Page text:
Casey Putsch, owner of Putsch Racing, has wanted a Batmobile since the first Batman movie premiered in 1989. Sticking with the iconic design from the two Tim Burton films, Putsch skipped using a standard internal combustion engine in favor of a Boeing turbine engine that was stripped from a decommissioned U.S. naval drone helicopter. The movie studios didn’t even attempt at using a turbine engine making this the first Batmobile replica to use a turboshaft engine, sans the ridiculous flamethrower shooting flames 5 feet out the back.
The 4-speed, semi-automatic Batmobile measures in at 20 feet in length and 7 feet, 5 inches wide. It has the ability to seat two people comfortably, weighs a bit less than 2,800 pounds and has a medium trunk for those weekly trips to impress the locals at the grocery store. It’s capable of 365 horsepower (similar to a Dodge Viper) and burns either diesel or kerosene jet fuel. It was built on a monocoque, steel tube chassis, but is absolutely street legal and registered for use in the United States.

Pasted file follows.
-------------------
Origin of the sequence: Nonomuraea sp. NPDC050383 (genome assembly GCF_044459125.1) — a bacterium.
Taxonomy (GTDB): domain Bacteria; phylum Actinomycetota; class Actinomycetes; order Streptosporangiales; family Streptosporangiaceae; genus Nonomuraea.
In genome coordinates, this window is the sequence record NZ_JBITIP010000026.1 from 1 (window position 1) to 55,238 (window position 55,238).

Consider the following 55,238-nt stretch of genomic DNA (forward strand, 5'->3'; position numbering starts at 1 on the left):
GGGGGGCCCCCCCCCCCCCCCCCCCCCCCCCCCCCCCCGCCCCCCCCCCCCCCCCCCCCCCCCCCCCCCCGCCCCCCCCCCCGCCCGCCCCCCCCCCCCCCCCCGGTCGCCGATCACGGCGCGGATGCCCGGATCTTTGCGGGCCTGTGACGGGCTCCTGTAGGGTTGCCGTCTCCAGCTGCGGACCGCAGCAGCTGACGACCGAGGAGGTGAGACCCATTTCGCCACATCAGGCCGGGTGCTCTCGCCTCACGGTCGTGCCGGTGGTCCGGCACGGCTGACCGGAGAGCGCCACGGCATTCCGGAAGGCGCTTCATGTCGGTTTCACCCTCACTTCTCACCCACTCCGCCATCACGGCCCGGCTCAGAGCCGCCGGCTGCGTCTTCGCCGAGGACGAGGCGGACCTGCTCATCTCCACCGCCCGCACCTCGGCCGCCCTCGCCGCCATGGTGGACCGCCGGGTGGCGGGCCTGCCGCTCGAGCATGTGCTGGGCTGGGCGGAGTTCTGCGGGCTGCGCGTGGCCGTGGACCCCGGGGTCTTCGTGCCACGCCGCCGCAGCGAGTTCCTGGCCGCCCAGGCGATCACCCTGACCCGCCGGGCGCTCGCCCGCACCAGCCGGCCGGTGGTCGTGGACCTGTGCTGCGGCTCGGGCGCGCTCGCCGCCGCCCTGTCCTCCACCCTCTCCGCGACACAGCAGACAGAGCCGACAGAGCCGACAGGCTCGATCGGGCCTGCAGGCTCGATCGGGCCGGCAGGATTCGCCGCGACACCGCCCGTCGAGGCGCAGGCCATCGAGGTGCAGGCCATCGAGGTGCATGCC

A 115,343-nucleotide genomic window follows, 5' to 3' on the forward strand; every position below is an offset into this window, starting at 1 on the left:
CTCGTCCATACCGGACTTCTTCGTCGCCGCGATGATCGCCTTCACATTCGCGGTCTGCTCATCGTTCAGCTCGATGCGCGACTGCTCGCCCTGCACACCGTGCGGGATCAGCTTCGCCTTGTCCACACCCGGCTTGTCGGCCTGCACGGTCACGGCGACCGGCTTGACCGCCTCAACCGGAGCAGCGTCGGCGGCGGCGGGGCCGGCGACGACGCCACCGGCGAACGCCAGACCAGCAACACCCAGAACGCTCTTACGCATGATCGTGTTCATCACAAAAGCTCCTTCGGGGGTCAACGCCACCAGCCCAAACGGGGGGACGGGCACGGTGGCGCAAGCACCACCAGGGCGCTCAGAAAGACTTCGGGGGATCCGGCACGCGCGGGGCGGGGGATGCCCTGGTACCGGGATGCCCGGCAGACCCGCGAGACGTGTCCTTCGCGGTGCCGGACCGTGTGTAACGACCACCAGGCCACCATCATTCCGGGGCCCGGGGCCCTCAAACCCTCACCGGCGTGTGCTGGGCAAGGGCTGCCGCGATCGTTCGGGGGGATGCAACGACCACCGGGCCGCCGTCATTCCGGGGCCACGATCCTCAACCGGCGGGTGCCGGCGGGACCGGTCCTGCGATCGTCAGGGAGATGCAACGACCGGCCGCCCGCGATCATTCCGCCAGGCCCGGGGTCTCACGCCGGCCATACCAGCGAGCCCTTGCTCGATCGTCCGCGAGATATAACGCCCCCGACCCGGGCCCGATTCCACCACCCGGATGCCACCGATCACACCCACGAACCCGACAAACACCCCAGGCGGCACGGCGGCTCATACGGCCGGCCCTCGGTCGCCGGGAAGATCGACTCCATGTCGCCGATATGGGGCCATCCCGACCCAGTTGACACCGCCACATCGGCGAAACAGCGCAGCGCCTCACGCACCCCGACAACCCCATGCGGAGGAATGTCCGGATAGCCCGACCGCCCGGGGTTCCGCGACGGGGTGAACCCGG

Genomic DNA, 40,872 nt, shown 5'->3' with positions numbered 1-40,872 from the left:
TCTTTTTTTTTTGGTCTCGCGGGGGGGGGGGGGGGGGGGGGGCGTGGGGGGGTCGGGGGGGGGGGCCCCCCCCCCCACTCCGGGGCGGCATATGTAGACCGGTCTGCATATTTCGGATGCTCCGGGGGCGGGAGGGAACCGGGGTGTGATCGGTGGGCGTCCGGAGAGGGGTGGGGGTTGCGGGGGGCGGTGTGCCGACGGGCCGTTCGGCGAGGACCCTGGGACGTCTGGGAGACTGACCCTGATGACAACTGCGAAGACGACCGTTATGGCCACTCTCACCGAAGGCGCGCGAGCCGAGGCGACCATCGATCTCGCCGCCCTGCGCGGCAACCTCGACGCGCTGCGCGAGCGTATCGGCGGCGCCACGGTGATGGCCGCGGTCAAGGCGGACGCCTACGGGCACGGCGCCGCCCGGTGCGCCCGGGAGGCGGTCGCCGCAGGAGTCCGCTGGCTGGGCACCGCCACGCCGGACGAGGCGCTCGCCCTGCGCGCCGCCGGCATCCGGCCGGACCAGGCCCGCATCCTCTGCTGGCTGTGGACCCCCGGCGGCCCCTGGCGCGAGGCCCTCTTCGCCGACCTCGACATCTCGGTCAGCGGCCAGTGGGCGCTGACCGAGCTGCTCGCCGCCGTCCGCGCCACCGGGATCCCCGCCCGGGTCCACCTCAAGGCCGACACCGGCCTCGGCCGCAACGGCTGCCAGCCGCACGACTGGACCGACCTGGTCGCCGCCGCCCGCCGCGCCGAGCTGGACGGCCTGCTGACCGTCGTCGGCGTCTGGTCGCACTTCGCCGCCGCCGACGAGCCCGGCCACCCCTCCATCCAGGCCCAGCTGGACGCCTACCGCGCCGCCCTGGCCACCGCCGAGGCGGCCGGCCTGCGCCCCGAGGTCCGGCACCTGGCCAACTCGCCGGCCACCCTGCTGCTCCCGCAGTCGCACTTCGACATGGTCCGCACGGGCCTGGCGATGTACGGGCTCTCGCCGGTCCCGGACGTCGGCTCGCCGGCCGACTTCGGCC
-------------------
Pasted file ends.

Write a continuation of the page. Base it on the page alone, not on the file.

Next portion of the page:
On the interior of the turbine-powered Batmobile, Putsch upgraded Keaton’s CD player with an Apple iPad. The iPad allows Putsch to provide GPS support for the car as well as music and 3G-powered Internet. On the cockpit monitor, Putsch connected visible light spectrum and infra-red cameras for traveling in reverse. There are dashboard controls for the fire suppression system and the cockpit has a sliding canopy as well.
While the Batmobile was created with racing in mind, it requires far less maintenance than an internal combustion engine due to fewer moving parts. The turbine design makes it far more resistant to changing weather conditions like heavy rain or snowstorms. It’s also easy to operate and can be driven by anyone that can operate a standard automobile. While Nolan’s tank-like design in The Dark Knight is currently in vogue, no one can deny that they would love to drive around Putsch’s dream car for an afternoon.